Which are the Most Polluted Rivers in England?
May 31 2023
A groundbreaking study discloses that over 75% of England’s water bodies, including rivers, lakes, and ponds, are contaminated by hazardous chemical mixtures detrimental to wildlife.
This pioneering research is the first to focus on the widespread presence of the five most alarming chemical cocktails. These mixtures, resulting from interaction between different chemicals, prove more destructive than the individual components. The damaging effects range from impairing growth and functionality of aquatic life, causing fatalities, to endangering embryos. The impact of these chemical cocktails on humans interacting with the polluted water is less established but likely harmful.
“The findings unveil the disturbing extent of these toxic chemical mixtures contaminating rivers nationwide,” remarked Rob Collins, Head of Policy and Science at the Rivers Trust. “Our waters are becoming a hotbed of chemicals originating from diverse facets of our lives, escalating the chemical cocktail concentration in our waters,” he added.
England’s Top 5 Most polluted Rivers
The Chelt, Cheltenham: Known for its scenic beauty, the Chelt River in Cheltenham carries a heavy burden of chemical pollutants. The latest research indicates the presence of all five investigated chemical mixtures in its waters.
The Derwent, Yorkshire: Despite its significant heritage and environmental importance, the Derwent in Yorkshire suffers from high chemical contamination levels. The research found the presence of multiple toxic chemical cocktails in its waters.
The Trent, Staffordshire: The Trent River, which flows through Staffordshire, also made the list of the most polluted rivers. It has shown worrying concentrations of the hazardous chemical mixtures under investigation.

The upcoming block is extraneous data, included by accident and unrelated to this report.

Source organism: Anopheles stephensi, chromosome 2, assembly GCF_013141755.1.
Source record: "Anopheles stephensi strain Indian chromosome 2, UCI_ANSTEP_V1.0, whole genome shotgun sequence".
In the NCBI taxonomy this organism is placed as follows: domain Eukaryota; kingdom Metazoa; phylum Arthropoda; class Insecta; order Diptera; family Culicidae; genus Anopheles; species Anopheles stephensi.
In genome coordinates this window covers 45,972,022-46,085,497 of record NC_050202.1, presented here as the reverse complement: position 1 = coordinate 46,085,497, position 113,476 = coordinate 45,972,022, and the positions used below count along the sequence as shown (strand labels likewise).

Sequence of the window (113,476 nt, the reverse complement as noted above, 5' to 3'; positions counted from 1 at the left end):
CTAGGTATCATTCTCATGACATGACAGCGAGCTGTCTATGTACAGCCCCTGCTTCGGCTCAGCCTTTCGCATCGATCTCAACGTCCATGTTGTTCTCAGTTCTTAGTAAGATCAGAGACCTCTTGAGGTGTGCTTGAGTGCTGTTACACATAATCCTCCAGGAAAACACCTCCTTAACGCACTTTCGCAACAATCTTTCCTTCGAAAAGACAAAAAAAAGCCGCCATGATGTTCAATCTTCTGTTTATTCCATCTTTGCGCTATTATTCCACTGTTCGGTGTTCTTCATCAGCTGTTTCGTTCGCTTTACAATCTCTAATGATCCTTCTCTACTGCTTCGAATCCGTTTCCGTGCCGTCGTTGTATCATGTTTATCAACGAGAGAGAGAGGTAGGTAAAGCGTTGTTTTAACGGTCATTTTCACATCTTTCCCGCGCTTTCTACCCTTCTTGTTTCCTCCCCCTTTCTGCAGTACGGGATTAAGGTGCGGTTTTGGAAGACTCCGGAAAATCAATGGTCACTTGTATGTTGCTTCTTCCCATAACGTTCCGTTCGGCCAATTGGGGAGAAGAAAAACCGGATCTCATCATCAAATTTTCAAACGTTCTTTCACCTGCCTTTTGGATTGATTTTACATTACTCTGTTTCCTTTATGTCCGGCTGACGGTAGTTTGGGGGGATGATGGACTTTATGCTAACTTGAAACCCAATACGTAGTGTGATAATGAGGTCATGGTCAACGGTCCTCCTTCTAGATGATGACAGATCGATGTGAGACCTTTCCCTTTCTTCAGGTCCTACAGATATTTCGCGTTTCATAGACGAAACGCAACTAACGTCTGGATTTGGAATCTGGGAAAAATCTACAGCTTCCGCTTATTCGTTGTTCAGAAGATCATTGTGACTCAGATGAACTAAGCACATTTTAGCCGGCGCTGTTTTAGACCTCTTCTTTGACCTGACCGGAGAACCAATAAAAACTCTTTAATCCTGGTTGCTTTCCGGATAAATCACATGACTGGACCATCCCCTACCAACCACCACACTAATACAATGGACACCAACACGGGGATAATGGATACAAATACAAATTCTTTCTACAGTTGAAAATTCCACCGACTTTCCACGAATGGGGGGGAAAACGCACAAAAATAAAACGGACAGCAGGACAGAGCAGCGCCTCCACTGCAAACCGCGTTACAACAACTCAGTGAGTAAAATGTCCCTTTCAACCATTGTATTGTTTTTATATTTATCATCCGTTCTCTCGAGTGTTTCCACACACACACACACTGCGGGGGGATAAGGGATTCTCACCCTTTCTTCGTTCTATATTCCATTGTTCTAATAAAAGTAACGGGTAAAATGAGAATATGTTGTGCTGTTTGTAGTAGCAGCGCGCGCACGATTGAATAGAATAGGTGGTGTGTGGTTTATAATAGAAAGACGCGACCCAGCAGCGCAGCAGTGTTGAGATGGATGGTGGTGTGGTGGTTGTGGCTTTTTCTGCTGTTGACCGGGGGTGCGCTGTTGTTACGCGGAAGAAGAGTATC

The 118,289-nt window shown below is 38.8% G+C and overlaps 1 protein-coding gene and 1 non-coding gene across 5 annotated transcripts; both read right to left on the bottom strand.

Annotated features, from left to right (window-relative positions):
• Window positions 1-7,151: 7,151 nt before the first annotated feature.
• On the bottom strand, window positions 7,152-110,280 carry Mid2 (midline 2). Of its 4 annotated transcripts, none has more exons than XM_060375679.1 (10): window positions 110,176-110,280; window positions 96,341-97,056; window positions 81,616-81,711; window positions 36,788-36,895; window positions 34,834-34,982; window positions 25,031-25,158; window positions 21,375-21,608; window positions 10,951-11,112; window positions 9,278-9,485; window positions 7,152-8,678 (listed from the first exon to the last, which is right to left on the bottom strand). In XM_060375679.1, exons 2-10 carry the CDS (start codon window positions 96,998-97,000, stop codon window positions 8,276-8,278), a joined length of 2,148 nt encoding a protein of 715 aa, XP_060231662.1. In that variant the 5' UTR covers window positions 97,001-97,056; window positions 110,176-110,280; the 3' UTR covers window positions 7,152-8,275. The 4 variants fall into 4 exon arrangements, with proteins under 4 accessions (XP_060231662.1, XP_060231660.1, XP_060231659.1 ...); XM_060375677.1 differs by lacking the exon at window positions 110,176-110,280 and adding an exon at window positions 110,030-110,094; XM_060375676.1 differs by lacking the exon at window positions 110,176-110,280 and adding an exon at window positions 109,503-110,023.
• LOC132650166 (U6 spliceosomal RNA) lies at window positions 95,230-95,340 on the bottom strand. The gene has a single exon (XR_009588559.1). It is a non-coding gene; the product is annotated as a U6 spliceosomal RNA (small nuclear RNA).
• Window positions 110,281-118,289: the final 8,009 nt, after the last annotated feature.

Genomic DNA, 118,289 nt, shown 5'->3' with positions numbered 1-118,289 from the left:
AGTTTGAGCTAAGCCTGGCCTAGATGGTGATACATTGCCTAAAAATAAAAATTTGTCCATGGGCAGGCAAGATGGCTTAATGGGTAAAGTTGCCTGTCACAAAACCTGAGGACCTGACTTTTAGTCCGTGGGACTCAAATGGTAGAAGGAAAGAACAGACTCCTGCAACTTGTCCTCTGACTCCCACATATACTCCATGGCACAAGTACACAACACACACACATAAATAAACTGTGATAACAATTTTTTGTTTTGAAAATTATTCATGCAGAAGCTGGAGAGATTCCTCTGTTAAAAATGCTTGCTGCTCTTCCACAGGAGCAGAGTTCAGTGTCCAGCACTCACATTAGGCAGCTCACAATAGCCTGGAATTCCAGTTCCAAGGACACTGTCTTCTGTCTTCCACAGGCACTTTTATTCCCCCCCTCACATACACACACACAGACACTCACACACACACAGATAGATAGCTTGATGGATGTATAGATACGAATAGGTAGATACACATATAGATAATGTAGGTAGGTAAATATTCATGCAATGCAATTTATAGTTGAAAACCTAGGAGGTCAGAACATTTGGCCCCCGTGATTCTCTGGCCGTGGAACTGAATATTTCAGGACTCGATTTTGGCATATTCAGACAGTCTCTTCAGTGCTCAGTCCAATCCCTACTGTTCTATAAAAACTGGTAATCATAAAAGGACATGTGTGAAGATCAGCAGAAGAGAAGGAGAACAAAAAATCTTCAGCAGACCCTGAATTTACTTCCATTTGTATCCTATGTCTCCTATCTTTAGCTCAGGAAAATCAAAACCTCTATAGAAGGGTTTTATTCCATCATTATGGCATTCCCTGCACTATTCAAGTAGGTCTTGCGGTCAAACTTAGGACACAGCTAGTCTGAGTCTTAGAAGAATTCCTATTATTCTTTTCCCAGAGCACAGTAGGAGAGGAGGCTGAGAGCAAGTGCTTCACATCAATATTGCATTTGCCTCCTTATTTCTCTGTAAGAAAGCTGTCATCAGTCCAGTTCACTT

The Exe, Devon: The Exe River in Devon, known for its stunning landscapes, has also been tainted by the widespread presence of chemical cocktails. This pollution is contributing to significant ecological distress.
The Ouse, Lewes East Sussex: The Ouse River in Lewes, East Sussex, carries a high load of harmful chemical mixtures. The research has pinpointed this river as one of the most chemically polluted water bodies in England.
The above rivers are among the most polluted, but it's important to note that these issues extend across a vast number of England's water bodies, reflecting a nationwide problem requiring immediate attention.
According to the study, conducted by Wildlife and Countryside Link and The Rivers Trust, 81% of the analysed water sites contained the five chemical cocktails. Over half of these sites held three or more mixtures.
Though the study focused on England, the researchers believe this issue extends across the UK. The majority of these chemicals, often found in protective coatings and cleaning products, are classified as “forever chemicals” due to their near indestructible nature. While some have been prohibited, they persist in UK waters.
Chemical mixtures were found in rivers like the Chelt, Derwent, Trent, Exe, Ouse, Wansbeck, and the Yare. Richard Benwell, Wildlife and Countryside Link’s CEO, stated, “This research underlines that the combination of pesticides, pharmaceuticals, and forever chemicals is polluting rivers nationwide, endangering wildlife and public health.”
Several charities, including Wildlife and Countryside Link, The Rivers Trust, Surfers Against Sewage, and others, have kick-started the “Chemical Cocktail Campaign.” This campaign implores the government to adopt a more aggressive stance on chemical regulation.
The campaigners urge the government to include regular checks for chemical mixtures in its impending UK Chemicals Strategy. They also advocate for new legal protections against chemical mixtures, mandating evaluations of potential impacts of chemical mixtures before authorising new chemicals.
“The chemical cocktail in our rivers spells disaster for nature and future generations. Everything from the clothes we wear to the medicines we use contributes to this issue,” warned Ellen Bradley, co-director of UK Youth For Nature.
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